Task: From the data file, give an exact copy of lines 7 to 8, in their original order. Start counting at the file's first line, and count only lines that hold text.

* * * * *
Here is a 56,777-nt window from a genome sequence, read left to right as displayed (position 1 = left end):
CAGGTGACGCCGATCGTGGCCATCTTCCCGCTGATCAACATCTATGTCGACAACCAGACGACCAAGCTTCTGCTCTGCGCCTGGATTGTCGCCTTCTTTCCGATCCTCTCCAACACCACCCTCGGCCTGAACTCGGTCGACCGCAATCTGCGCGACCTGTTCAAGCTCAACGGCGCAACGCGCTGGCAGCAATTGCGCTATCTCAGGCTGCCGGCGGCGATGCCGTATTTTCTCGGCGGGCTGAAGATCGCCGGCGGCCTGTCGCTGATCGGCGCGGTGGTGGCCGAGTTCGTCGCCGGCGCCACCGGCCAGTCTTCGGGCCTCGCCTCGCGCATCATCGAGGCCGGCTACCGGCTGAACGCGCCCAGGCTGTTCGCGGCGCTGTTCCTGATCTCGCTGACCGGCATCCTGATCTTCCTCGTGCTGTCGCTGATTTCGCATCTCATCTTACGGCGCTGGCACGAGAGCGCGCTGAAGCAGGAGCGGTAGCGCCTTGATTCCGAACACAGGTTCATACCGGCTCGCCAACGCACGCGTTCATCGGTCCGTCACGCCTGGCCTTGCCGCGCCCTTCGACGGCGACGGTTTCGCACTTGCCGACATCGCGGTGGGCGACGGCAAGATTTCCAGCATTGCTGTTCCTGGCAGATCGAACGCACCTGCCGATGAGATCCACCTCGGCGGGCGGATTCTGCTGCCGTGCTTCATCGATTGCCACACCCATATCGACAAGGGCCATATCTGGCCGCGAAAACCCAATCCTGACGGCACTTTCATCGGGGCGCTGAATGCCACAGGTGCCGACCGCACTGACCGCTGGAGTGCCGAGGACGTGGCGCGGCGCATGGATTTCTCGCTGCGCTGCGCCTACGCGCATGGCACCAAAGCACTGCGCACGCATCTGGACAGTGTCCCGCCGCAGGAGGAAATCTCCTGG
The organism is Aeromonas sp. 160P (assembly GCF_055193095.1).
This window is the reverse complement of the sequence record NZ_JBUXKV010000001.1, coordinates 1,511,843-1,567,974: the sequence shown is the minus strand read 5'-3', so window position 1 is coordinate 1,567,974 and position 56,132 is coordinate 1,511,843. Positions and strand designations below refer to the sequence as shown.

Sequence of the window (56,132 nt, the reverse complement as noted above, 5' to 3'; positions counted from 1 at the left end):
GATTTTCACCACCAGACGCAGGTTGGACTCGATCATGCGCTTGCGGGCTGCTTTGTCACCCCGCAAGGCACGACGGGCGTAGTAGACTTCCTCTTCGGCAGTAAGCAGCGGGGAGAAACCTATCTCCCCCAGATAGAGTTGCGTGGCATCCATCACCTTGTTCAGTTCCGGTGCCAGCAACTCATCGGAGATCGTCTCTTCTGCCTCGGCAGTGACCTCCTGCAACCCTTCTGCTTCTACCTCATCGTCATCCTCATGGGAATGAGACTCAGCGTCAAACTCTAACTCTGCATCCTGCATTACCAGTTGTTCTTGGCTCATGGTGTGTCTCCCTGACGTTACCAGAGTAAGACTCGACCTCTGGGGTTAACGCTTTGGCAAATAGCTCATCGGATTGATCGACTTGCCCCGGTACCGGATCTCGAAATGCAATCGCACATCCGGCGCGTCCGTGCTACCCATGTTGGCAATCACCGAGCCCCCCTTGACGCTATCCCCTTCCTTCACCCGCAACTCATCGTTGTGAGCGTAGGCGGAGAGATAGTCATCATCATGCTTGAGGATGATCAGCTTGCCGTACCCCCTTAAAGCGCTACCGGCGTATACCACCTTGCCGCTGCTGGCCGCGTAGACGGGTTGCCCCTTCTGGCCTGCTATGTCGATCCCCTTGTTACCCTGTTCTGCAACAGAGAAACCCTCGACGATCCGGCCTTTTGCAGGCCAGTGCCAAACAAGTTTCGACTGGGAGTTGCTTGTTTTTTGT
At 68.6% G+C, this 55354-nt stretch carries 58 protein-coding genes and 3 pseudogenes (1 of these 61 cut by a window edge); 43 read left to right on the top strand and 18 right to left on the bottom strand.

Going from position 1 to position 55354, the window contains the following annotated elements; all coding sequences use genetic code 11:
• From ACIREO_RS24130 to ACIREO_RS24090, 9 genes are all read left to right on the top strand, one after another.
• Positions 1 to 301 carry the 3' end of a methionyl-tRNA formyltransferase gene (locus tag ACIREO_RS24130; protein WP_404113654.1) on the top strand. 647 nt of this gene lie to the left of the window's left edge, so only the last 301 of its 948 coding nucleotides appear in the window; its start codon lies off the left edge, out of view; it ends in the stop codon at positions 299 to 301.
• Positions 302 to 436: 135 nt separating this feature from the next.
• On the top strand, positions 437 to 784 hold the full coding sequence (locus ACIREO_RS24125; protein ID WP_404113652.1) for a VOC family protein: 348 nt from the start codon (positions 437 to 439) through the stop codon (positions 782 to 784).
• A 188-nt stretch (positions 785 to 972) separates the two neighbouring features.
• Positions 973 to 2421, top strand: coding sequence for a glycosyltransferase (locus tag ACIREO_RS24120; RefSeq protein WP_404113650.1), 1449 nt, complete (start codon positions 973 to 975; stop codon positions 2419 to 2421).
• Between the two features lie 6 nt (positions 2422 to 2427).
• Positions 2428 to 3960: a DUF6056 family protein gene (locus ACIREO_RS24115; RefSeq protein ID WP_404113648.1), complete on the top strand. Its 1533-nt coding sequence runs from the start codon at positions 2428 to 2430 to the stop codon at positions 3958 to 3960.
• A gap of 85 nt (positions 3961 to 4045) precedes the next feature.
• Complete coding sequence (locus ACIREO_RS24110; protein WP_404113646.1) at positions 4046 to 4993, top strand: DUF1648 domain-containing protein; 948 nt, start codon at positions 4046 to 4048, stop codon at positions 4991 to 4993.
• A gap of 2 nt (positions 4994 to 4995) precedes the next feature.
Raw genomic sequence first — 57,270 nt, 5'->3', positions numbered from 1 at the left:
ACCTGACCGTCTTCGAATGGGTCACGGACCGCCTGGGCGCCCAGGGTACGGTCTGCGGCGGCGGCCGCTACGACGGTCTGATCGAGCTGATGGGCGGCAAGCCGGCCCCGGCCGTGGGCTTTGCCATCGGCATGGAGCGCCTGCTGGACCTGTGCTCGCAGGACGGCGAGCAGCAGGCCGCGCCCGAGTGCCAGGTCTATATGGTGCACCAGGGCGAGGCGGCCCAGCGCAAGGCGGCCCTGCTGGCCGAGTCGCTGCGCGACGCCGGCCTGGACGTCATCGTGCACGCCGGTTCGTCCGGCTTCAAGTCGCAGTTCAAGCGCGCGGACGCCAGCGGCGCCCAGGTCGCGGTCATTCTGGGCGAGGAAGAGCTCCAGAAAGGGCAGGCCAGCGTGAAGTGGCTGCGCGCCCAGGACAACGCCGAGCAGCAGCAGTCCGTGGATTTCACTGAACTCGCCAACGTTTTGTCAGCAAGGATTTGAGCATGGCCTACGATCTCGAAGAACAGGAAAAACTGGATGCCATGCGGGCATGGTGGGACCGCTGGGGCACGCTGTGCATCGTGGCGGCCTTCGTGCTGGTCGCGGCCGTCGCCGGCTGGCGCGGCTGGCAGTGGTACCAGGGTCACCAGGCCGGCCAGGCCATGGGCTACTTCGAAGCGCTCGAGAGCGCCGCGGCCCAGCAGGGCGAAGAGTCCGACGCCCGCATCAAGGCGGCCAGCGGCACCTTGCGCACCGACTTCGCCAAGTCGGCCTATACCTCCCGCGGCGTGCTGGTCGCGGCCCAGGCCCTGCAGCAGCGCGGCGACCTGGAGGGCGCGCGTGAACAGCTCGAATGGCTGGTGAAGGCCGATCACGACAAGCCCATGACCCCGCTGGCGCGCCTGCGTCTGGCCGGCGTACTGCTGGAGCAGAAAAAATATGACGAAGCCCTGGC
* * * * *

At 68.6% G+C, this 55354-nt stretch carries 58 protein-coding genes and 3 pseudogenes (1 of these 61 cut by a window edge); 43 read left to right on the top strand and 18 right to left on the bottom strand.

Going from position 1 to position 55354, the window contains the following annotated elements; all coding sequences use genetic code 11: